FindMeCure: Ethnic Diversity in Clinical Trials is Crucial
Minorities participation in clinical trials is disproportionately low compared to their numbers in the general population of the US, even though a 1993 law requires that medical research paid for by the National Institutes of Health include a proportionate number of minorities and women to check whether they respond to treatment differently than other groups.Find Clinical Trials
However, the trials not paid for by the NIH are off the hook, so to speak, and can choose to disregard this law. Often such trials are sponsored by the company that makes the drug and in those cases, the top priority is getting the drug on the market (after it’s been proven safe)– finding and enrolling participants from minorities slows down the process.
Other factors play a role too. Minorities are often underprivileged in many areas of life, including income and education, thus they have the lesser awareness of clinical trials and how to participate. Patients from minorities are also more likely to have other conditions that make them ineligible for studies.
Another obstacle is doctors assuming some patients would not want or have the resources (such as time for regular check-ups and money for travel expenses) to become participants – and so they don’t ask.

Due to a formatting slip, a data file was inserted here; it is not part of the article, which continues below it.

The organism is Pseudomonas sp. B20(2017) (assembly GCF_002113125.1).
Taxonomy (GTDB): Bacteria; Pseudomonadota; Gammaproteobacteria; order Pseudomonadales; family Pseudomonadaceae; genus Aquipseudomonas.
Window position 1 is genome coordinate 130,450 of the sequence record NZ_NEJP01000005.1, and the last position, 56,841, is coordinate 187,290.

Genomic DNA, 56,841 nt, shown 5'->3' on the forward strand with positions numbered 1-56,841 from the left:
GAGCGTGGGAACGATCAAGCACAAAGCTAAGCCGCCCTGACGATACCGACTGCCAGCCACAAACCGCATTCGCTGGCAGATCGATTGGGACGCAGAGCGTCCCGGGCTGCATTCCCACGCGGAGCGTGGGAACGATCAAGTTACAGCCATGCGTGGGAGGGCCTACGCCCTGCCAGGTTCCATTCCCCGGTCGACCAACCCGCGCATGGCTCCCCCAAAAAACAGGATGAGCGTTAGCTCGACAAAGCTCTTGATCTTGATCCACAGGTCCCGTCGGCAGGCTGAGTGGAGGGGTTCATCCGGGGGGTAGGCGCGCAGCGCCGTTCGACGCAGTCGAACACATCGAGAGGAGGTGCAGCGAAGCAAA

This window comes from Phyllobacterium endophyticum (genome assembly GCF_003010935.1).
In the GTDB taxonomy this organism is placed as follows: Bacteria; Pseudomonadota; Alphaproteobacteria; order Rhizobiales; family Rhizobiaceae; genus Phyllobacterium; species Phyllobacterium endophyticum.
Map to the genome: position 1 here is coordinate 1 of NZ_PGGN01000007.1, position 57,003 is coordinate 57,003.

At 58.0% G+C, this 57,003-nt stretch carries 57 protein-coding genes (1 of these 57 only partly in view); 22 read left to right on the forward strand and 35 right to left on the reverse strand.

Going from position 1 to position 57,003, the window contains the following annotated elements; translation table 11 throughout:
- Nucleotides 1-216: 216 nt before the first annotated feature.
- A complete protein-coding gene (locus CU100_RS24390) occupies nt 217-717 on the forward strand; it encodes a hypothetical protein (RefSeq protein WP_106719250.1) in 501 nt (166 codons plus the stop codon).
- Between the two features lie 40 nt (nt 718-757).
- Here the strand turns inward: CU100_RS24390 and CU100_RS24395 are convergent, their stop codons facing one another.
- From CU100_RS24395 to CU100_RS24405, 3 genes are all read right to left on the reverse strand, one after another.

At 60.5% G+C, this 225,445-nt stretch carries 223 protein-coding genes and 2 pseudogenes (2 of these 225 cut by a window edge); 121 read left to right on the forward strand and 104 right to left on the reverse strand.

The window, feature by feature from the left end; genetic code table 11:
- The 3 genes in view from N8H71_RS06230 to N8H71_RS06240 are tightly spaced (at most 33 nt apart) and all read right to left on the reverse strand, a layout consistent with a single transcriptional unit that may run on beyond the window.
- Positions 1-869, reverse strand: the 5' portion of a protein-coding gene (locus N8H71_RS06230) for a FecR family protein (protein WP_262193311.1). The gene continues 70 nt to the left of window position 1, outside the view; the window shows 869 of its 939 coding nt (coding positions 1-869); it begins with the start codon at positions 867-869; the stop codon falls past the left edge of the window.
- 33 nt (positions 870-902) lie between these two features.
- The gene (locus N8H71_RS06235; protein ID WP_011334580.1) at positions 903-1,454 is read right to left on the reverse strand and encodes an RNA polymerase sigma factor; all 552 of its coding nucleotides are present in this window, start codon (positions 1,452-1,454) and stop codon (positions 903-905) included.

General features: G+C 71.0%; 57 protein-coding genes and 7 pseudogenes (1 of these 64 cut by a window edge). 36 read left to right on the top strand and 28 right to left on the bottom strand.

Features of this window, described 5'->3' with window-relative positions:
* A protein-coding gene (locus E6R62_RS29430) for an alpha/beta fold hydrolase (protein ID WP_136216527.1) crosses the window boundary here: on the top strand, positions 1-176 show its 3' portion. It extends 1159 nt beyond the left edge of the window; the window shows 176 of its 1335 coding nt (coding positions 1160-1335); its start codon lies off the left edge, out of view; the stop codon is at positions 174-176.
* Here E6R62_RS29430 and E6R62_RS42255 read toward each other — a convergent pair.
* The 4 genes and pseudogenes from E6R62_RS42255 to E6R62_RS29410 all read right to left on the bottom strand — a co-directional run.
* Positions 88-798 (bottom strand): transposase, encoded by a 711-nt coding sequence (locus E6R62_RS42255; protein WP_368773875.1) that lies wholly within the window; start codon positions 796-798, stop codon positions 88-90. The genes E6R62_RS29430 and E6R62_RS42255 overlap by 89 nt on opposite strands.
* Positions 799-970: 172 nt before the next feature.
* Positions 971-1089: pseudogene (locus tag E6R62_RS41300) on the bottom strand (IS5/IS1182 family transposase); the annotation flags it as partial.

It’s true that differences are only skin-deep, as shown by the results of the trial for sunitinib – a drug for kidney cancer (find clinical trials here) – which is more likely to cause skin problems in Asians as compared to whites. It also shows that participation of minorities is important, even though socio-political standing is the main difference and not so much biology.
Talking about socio-political standing, lower enrollment of minorities in clinical trials fits in the larger context of unequal care and unequal access to medical treatments for some groups.
So, what can be done?
As with anything else, things are a bit more complicated than they seem. On the one hand, a possible solution is conducting research focused on specific racial or ethnic groups.
However, one can argue that requiring a certain level of minority groups participation can lead to pressuring patients in the name of filling a quota. On top of that, some trials are international, meaning it’s harder to define “minority” in countries with different racial and/or ethnic makeups and it’s also trickier to say what a proportionate number of participants would look like.
Author: Nelly KatsarovaSearch for Clinical Trials